The value is computed by a heuristic, potentially presenting its own set of problems. On one hand, the heuristic is a comparison between the two players. So if the computer has more money, then the heuristic comes out positive. If the opponent has more money, then the heuristic comes out negative, with that value being the difference between the two players’ bank accounts. In that sense, it is much easier than, say, positional elements on the chess board, because each evaluation is symmetrical. The hard part is comparing the apples to the oranges. A determination is needed much like the “points” assigned to pieces in chess. Beginning chess players learn that a rook with worth 5 pawns. But how much is a “Coronation Card” worth in florins? Perfecting a search algorithm means both getting the algorithm working and implementing that “domain knowledge,” the smarts about the balance among components, within the mathematical formulas of the search.

As I said, this was an early and simple example.  To build this tree, I assumed that both players are going start the game being frugal in their spending, and therefore use their first turn to buy the cheapest two cards. A the turns advance, they look at the combinations of playing those cards and buying more. Even in this simple example, I get something like 4000 possible solutions. In a later attempt (as I said, it starts looking pretty cluttered), I added some more game options and produced a tree of 30,000 different results. Remember, this is still only two turns and, even within those two turns, it is still a subset of moves. Similar to chess and checkers, as the initial moves are complete, the number of possibilities grows as the board develops.

At this point, I need to continue building more complete trees and see how well and efficiently they can be used to determine competitive play for this game. I’ll let you know if I find anything.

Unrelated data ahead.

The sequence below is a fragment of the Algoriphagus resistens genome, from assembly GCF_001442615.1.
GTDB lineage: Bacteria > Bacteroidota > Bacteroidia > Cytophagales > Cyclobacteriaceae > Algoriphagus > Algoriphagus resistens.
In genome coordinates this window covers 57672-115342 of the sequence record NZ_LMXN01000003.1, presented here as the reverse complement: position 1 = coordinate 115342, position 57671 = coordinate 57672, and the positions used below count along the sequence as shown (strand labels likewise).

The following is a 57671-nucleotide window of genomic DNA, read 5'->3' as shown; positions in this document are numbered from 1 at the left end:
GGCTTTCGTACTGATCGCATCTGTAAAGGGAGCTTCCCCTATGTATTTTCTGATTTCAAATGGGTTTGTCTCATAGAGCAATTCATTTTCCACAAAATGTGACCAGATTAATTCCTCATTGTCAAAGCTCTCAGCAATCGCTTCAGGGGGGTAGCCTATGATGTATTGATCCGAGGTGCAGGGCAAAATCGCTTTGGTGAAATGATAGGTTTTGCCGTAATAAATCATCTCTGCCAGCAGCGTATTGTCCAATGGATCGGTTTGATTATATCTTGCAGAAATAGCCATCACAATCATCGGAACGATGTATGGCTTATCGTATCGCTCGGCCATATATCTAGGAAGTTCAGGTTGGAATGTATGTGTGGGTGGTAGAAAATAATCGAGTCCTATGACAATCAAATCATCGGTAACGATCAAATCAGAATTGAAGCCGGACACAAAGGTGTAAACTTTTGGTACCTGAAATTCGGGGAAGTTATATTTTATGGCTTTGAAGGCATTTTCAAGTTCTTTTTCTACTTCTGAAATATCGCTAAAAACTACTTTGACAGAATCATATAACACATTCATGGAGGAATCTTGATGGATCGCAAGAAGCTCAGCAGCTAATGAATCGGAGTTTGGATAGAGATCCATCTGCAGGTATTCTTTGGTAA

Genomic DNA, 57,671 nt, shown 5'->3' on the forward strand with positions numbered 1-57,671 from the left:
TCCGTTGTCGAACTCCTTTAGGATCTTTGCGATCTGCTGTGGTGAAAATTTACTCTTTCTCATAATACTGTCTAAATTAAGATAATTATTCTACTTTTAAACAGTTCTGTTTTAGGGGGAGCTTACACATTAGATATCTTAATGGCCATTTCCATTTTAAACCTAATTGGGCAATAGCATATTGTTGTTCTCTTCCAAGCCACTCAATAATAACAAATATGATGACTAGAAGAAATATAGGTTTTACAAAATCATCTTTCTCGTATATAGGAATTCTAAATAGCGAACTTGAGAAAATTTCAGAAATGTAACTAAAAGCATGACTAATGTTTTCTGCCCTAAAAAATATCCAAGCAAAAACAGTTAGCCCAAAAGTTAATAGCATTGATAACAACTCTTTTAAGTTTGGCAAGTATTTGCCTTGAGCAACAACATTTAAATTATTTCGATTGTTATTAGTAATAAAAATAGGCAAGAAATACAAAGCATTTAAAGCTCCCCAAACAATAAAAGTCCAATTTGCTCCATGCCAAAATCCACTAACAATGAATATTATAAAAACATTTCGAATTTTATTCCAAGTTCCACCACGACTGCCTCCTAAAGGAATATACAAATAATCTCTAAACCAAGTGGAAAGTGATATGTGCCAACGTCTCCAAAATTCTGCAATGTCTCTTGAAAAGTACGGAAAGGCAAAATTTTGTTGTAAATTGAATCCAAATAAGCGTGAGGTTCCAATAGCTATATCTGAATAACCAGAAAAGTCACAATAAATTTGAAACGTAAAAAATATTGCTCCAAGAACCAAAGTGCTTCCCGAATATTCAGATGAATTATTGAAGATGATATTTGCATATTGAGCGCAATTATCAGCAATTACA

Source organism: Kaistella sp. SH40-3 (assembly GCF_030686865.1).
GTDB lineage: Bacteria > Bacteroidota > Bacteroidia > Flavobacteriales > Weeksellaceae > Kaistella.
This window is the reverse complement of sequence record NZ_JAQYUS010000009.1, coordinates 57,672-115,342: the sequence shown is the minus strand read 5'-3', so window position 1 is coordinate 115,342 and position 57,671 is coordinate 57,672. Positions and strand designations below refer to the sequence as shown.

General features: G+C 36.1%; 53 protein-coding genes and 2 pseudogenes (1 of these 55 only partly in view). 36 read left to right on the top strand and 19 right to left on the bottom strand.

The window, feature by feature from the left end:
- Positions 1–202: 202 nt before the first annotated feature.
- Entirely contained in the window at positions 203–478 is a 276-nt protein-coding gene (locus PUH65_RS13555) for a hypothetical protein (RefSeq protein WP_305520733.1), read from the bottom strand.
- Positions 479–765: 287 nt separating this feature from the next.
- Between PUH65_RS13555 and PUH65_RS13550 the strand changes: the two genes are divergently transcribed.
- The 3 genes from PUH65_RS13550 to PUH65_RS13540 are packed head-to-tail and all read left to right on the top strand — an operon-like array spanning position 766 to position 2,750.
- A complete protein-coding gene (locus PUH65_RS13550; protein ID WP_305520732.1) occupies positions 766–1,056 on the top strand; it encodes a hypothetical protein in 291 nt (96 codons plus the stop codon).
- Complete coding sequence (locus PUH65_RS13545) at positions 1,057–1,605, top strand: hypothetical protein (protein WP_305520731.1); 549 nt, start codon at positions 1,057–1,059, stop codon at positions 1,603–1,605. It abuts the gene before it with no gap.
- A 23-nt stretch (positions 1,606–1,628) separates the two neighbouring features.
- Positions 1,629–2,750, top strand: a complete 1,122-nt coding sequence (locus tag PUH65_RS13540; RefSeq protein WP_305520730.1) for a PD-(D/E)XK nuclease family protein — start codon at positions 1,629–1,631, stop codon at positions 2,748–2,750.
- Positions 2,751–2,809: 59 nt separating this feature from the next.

Cold War Chess

On May 16th, 1956, the newly constituted Republic of Egypt under the rule of Gamal Abdel Nasser recognized the communist People’s Republic of China.

Egypt had broken from British rule in 1952 with the Free Officers Movement and their coup which ended the Egyptian monarchy. The influence of the military, and particularly Nasser, shifted to more involvement in the political. Nasser and the other officers ruled through a Revolutionary Command Council and, over the next few years, eliminated political opposition. Nasser became chairman of he Revolutionary Command Council and by 1954 was largely himself ruled Egypt.

In the run up to the 1952 coup, Nasser had cultivated contacts with the CIA. His purpose was to provide a counter balance to the British, should they attempt to oppose the Free Officers in their takeover. The U.S. came to see Nasser as an improvement over the deposed King Farouk and looked to his support in the fight against communism. Nasser himself promoted pan-Arab nationalism which concerned itself largely with the perceived threat from the newly-formed State of Israel. Nasser also became a leader of the newly-independent third world countries, helping create the policy of “neutralism,” having the rising powers of the third world remain unaligned in the Cold War.

It was within this context that the recognition of China appeared to be so provocative.

Egypt had begun drifting towards the communist camp due to a frustration with terms of arms sales and military support from the Western powers. A major weapons deal with the USSR to purchase Czechoslovakian weapons in 1955 greatly enhanced Egypt’s profile in the region, and put them on an even military setting with Israel.

When Nasser recognized China, the response from the U.S. was a counter punch; withdrawing financial support for the Aswan Dam project, itself conceived as a mechanism for securing Egypt’s support on the anti-communist side of the Cold War. U.S. officials considered it a win-win. Either they would bend Nasser to their will, and achieve better compliance in the future, or he would be forced to go to the Soviets to complete the Aswan Dam. They figured that such a project was beyond the financial capabilities of the Russians, and the strain would hamper the Soviet economic and military capabilities enough to more than make up for the deteriorated relations with Egypt. In that event, the ultimate failure of the project would likely realign Egypt with the U.S. anyway.